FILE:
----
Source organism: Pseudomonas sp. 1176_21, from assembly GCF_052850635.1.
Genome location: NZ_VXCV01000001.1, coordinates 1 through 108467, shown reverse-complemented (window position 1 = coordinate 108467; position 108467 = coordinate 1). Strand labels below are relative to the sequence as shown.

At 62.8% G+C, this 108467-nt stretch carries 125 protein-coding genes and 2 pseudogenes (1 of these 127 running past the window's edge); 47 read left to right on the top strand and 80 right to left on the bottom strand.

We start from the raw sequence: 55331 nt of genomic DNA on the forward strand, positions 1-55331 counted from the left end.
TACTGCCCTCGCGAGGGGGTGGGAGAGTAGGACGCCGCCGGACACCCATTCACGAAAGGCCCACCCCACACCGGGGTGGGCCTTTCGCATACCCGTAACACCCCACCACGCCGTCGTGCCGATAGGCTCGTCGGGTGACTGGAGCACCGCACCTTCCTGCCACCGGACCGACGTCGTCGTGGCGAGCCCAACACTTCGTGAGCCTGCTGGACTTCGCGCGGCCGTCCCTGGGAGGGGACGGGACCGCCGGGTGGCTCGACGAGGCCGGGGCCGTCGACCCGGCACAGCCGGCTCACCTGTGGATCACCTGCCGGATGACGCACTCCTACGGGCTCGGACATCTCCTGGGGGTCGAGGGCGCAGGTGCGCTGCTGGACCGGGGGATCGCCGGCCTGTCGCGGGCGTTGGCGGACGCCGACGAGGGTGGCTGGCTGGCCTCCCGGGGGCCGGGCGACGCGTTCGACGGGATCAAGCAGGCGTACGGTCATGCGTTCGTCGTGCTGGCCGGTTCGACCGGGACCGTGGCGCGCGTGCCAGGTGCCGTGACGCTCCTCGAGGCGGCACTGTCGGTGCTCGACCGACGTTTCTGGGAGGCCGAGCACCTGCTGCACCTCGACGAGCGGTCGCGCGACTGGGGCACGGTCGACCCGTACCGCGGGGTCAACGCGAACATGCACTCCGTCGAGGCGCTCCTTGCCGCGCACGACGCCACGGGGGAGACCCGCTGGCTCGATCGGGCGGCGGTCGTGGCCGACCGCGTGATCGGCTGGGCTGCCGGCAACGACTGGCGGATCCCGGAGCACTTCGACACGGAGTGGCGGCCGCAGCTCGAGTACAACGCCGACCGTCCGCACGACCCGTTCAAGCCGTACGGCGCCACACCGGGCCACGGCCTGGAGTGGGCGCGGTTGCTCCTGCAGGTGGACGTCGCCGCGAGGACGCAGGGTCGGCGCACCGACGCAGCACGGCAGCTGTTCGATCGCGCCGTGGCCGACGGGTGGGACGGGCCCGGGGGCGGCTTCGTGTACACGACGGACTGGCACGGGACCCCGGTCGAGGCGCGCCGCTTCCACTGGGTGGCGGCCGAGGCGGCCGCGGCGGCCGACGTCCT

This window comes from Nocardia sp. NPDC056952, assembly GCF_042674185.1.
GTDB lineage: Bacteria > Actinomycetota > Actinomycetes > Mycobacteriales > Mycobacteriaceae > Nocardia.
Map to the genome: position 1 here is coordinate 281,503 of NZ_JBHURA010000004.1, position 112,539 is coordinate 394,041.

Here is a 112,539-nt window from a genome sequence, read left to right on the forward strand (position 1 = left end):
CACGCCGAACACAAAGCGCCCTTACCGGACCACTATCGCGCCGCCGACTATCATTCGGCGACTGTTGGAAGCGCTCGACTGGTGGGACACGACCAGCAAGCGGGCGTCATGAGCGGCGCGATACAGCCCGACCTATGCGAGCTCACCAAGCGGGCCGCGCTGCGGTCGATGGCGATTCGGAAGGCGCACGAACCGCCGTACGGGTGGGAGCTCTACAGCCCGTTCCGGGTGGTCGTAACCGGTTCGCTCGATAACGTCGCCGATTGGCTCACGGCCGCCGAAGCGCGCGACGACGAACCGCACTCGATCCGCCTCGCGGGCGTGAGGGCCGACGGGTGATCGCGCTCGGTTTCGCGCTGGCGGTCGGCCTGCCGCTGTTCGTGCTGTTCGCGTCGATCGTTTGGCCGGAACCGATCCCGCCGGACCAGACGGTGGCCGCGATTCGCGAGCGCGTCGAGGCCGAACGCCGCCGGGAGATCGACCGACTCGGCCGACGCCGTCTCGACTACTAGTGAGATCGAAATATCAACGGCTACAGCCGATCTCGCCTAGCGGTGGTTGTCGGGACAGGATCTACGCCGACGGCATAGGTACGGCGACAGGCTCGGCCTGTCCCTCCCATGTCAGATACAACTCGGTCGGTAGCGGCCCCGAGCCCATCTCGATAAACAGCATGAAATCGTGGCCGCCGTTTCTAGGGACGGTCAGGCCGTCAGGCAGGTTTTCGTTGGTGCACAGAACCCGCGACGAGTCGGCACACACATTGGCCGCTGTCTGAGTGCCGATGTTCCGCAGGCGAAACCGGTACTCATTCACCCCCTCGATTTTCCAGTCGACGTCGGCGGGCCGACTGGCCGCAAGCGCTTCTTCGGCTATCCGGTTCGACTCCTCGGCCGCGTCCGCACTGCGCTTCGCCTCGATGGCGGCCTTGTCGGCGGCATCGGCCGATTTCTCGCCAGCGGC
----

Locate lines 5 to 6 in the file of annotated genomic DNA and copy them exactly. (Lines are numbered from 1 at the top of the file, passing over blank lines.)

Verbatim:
TACTGCCCTCGCGAGGGGGTGGGAGAGTAGGACGCCGCCGGACACCCATTCACGAAAGGCCCACCCCACACCGGGGTGGGCCTTTCGCATACCCGTAACACCCCACCACGCCGTCGTGCCGATAGGCTCGTCGGGTGACTGGAGCACCGCACCTTCCTGCCACCGGACCGACGTCGTCGTGGCGAGCCCAACACTTCGTGAGCCTGCTGGACTTCGCGCGGCCGTCCCTGGGAGGGGACGGGACCGCCGGGTGGCTCGACGAGGCCGGGGCCGTCGACCCGGCACAGCCGGCTCACCTGTGGATCACCTGCCGGATGACGCACTCCTACGGGCTCGGACATCTCCTGGGGGTCGAGGGCGCAGGTGCGCTGCTGGACCGGGGGATCGCCGGCCTGTCGCGGGCGTTGGCGGACGCCGACGAGGGTGGCTGGCTGGCCTCCCGGGGGCCGGGCGACGCGTTCGACGGGATCAAGCAGGCGTACGGTCATGCGTTCGTCGTGCTGGCCGGTTCGACCGGGACCGTGGCGCGCGTGCCAGGTGCCGTGACGCTCCTCGAGGCGGCACTGTCGGTGCTCGACCGACGTTTCTGGGAGGCCGAGCACCTGCTGCACCTCGACGAGCGGTCGCGCGACTGGGGCACGGTCGACCCGTACCGCGGGGTCAACGCGAACATGCACTCCGTCGAGGCGCTCCTTGCCGCGCACGACGCCACGGGGGAGACCCGCTGGCTCGATCGGGCGGCGGTCGTGGCCGACCGCGTGATCGGCTGGGCTGCCGGCAACGACTGGCGGATCCCGGAGCACTTCGACACGGAGTGGCGGCCGCAGCTCGAGTACAACGCCGACCGTCCGCACGACCCGTTCAAGCCGTACGGCGCCACACCGGGCCACGGCCTGGAGTGGGCGCGGTTGCTCCTGCAGGTGGACGTCGCCGCGAGGACGCAGGGTCGGCGCACCGACGCAGCACGGCAGCTGTTCGATCGCGCCGTGGCCGACGGGTGGGACGGGCCCGGGGGCGGCTTCGTGTACACGACGGACTGGCACGGGACCCCGGTCGAGGCGCGCCGCTTCCACTGGGTGGCGGCCGAGGCGGCCGCGGCGGCCGACGTCCT

This window comes from Nocardia sp. NPDC056952, assembly GCF_042674185.1.